Movie review: ‘French Postcards’

fpI remember finding “French Postcards,” a youth-oriented comedy-drama, on HBO back in the day – most likely early 1981. I missed its run in theaters probably because it wasn’t in the action or comedy genres that captivated me at the time and I certainly would never have believed it could be any good. It looked like one of those emotion-centric flicks that give you indigestion even if you haven’t eaten. However, that all changed at a 2 a.m. showing on HBO and I found that “French Postcards” is a marvelous gem about American students studying (mostly each other) in France. “French Postcards” has an excellent cast and there’s no true headliner since the ensemble cast of characters all contribute equally. It’s a little-remembered film that’s worth the effort to find.

‘French Postcards’
(1979; 95 minutes; rated PG; directed by Willard Huyck and starring Miles Chapin, Blanche Baker and David Marshall Grant)


(NOTE: I updated this film review June 25, 2015, with some new links, more trivia and a little more opinion. I then revisited it again on Feb. 1, 2017, and updated links and added a bit more trivia.)

The husband and wife team of Willard Huyck and Gloria Katz have impeccable credentials. After all he’s a film school pal of George Lucas the two collaborated on the screenplays for “American Graffiti” and “Indiana Jones and the Temple of Doom.” Doesn’t get much better than that, does it?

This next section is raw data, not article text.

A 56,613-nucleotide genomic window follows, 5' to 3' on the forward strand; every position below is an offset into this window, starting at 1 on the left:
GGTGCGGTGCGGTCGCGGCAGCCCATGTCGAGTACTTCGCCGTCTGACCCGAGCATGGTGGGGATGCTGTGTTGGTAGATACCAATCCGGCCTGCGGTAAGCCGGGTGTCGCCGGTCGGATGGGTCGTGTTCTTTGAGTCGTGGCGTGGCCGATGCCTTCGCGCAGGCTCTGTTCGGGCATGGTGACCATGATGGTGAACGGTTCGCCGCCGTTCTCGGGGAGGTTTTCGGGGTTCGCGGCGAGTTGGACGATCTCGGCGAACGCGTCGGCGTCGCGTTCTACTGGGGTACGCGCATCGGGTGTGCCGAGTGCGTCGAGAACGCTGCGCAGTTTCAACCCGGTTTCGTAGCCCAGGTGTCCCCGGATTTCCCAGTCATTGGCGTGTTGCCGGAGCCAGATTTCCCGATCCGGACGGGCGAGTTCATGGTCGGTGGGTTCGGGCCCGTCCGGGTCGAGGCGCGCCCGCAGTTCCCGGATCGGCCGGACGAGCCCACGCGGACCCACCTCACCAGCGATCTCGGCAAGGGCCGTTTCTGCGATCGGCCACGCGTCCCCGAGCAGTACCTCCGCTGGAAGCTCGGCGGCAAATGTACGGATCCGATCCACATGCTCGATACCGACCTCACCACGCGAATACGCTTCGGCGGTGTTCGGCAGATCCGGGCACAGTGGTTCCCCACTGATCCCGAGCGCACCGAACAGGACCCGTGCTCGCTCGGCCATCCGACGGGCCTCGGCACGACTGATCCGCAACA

Despite the grand outcome of those two films, I believe that their effort with “French Postcards,” while not an “American Graffiti,” is one of those gems that too easily get overlooked. It is certainly better acted than “Indiana Jones and the Temple of Doom” and is head-and-shoulders better than their effort with the stinker called “Howard the Duck.” Maybe because the title of “French Postcards” makes it sound a bit risque?

In “French Postcards” a group of American students arrive in France for a year abroad at the “Institute of French Studies.” Of course each has his or her own agenda of expectations and orientations. The story is framed through a series of postcards written home by Blanche Baker playing “Laura” and the notes are written to a boy who backed out of the trip of a lifetime at the last moment.

So, let’s take a look at both the actors and the film’s story through the characters. Here’s the top of the cast: